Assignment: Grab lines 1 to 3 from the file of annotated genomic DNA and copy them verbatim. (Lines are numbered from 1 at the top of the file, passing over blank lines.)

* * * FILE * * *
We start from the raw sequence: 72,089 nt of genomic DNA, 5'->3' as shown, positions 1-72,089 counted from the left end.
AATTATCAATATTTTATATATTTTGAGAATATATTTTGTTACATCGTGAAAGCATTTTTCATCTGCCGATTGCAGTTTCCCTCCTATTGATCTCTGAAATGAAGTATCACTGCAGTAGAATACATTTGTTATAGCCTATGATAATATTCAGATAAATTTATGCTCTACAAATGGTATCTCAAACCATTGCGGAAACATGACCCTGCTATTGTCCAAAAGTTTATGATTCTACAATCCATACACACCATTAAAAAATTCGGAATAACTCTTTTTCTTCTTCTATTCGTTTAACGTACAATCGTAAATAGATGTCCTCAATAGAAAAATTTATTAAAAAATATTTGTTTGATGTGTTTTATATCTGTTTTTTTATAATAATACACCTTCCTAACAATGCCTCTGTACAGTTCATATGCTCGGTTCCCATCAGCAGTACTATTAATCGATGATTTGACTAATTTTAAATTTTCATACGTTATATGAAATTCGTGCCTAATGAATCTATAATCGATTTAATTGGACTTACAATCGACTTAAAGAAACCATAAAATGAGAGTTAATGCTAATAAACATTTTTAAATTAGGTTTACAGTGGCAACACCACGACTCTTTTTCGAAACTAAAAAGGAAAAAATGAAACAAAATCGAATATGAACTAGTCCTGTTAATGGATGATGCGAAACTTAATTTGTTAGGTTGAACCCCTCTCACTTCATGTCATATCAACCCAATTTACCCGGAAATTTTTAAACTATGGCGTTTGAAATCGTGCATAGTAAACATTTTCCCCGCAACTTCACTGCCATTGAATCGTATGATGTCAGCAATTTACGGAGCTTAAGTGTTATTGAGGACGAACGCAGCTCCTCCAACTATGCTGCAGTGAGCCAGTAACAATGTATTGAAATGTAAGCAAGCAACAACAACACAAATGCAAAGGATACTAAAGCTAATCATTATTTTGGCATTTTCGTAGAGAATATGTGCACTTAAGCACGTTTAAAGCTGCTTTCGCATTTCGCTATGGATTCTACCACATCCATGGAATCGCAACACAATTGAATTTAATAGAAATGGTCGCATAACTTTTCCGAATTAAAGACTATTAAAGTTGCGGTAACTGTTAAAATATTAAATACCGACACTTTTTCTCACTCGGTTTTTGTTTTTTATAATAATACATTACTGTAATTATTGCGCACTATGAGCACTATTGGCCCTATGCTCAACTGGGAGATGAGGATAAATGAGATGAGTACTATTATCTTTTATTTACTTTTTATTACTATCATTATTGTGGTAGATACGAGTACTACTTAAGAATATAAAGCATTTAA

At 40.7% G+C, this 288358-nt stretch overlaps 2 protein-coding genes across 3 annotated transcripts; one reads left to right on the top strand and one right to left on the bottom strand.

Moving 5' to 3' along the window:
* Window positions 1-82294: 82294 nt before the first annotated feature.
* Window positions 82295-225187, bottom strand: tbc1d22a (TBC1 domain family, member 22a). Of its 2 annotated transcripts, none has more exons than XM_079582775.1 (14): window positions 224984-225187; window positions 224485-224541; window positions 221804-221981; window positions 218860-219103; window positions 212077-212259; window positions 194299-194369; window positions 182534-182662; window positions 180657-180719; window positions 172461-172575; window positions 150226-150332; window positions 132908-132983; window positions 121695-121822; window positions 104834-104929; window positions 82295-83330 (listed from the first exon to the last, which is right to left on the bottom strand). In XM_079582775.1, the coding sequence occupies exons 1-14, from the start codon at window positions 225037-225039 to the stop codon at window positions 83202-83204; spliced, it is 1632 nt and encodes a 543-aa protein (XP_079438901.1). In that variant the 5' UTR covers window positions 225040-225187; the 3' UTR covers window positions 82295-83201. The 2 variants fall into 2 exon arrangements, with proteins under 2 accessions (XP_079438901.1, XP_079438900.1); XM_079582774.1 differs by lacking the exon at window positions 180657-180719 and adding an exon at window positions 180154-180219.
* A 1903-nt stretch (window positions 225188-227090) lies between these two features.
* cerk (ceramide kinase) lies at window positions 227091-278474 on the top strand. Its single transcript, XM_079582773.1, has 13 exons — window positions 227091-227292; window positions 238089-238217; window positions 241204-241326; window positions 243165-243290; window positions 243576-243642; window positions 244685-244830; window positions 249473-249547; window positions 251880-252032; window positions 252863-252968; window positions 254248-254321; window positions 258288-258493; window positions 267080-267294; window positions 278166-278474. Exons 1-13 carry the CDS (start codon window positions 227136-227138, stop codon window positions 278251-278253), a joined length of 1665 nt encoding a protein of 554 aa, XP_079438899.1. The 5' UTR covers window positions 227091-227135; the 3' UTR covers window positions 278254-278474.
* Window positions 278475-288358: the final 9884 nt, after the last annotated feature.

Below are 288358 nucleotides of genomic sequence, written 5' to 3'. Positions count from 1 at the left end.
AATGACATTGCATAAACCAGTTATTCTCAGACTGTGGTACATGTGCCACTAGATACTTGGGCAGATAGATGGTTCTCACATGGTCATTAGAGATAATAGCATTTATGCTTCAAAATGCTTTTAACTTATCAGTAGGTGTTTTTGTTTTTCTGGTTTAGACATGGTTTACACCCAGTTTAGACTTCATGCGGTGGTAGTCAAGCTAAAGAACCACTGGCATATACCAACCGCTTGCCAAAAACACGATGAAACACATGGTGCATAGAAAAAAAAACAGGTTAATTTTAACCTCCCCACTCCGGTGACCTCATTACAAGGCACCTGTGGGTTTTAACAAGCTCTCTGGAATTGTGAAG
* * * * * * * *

We start from the raw sequence: 72,089 nt of genomic DNA, 5'->3' as shown, positions 1-72,089 counted from the left end.
AATTATCAATATTTTATATATTTTGAGAATATATTTTGTTACATCGTGAAAGCATTTTTCATCTGCCGATTGCAGTTTCCCTCCTATTGATCTCTGAAATGAAGTATCACTGCAGTAGAATACATTTGTTATAGCCTATGATAATATTCAGATAAATTTATGCTCTACAAATGGTATCTCAAACCATTGCGGAAACATGACCCTGCTATTGTCCAAAAGTTTATGATTCTACAATCCATACACACCATTAAAAAATTCGGAATAACTCTTTTTCTTCTTCTATTCGTTTAACGTACAATCGTAAATAGATGTCCTCAATAGAAAAATTTATTAAAAAATATTTGTTTGATGTGTTTTATATCTGTTTTTTTATAATAATACACCTTCCTAACAATGCCTCTGTACAGTTCATATGCTCGGTTCCCATCAGCAGTACTATTAATCGATGATTTGACTAATTTTAAATTTTCATACGTTATATGAAATTCGTGCCTAATGAATCTATAATCGATTTAATTGGACTTACAATCGACTTAAAGAAACCATAAAATGAGAGTTAATGCTAATAAACATTTTTAAATTAGGTTTACAGTGGCAACACCACGACTCTTTTTCGAAACTAAAAAGGAAAAAATGAAACAAAATCGAATATGAACTAGTCCTGTTAATGGATGATGCGAAACTTAATTTGTTAGGTTGAACCCCTCTCACTTCATGTCATATCAACCCAATTTACCCGGAAATTTTTAAACTATGGCGTTTGAAATCGTGCATAGTAAACATTTTCCCCGCAACTTCACTGCCATTGAATCGTATGATGTCAGCAATTTACGGAGCTTAAGTGTTATTGAGGACGAACGCAGCTCCTCCAACTATGCTGCAGTGAGCCAGTAACAATGTATTGAAATGTAAGCAAGCAACAACAACACAAATGCAAAGGATACTAAAGCTAATCATTATTTTGGCATTTTCGTAGAGAATATGTGCACTTAAGCACGTTTAAAGCTGCTTTCGCATTTCGCTATGGATTCTACCACATCCATGGAATCGCAACACAATTGAATTTAATAGAAATGGTCGCATAACTTTTCCGAATTAAAGACTATTAAAGTTGCGGTAACTGTTAAAATATTAAATACCGACACTTTTTCTCACTCGGTTTTTGTTTTTTATAATAATACATTACTGTAATTATTGCGCACTATGAGCACTATTGGCCCTATGCTCAACTGGGAGATGAGGATAAATGAGATGAGTACTATTATCTTTTATTTACTTTTTATTACTATCATTATTGTGGTAGATACGAGTACTACTTAAGAATATAAAGCATTTAA

At 40.7% G+C, this 288358-nt stretch overlaps 2 protein-coding genes across 3 annotated transcripts; one reads left to right on the top strand and one right to left on the bottom strand.